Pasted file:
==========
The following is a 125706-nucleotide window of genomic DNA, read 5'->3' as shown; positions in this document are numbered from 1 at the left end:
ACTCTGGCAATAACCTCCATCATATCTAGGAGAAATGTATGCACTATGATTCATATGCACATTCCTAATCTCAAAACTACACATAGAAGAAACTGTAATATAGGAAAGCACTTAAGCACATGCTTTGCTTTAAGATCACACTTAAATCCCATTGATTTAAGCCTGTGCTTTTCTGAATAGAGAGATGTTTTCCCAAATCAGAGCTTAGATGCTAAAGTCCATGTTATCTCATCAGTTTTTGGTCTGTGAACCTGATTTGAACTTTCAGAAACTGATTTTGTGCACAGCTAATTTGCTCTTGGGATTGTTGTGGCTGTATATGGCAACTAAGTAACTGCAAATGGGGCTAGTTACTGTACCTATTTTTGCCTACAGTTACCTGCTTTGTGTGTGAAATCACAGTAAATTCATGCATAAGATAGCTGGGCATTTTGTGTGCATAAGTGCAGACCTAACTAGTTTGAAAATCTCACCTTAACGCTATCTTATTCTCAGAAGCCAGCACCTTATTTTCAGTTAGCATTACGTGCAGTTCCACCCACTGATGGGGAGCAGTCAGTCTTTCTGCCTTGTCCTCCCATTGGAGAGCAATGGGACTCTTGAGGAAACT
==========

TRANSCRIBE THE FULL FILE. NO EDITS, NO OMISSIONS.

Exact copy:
The following is a 125706-nucleotide window of genomic DNA, read 5'->3' as shown; positions in this document are numbered from 1 at the left end:
ACTCTGGCAATAACCTCCATCATATCTAGGAGAAATGTATGCACTATGATTCATATGCACATTCCTAATCTCAAAACTACACATAGAAGAAACTGTAATATAGGAAAGCACTTAAGCACATGCTTTGCTTTAAGATCACACTTAAATCCCATTGATTTAAGCCTGTGCTTTTCTGAATAGAGAGATGTTTTCCCAAATCAGAGCTTAGATGCTAAAGTCCATGTTATCTCATCAGTTTTTGGTCTGTGAACCTGATTTGAACTTTCAGAAACTGATTTTGTGCACAGCTAATTTGCTCTTGGGATTGTTGTGGCTGTATATGGCAACTAAGTAACTGCAAATGGGGCTAGTTACTGTACCTATTTTTGCCTACAGTTACCTGCTTTGTGTGTGAAATCACAGTAAATTCATGCATAAGATAGCTGGGCATTTTGTGTGCATAAGTGCAGACCTAACTAGTTTGAAAATCTCACCTTAACGCTATCTTATTCTCAGAAGCCAGCACCTTATTTTCAGTTAGCATTACGTGCAGTTCCACCCACTGATGGGGAGCAGTCAGTCTTTCTGCCTTGTCCTCCCATTGGAGAGCAATGGGACTCTTGAGGAAACT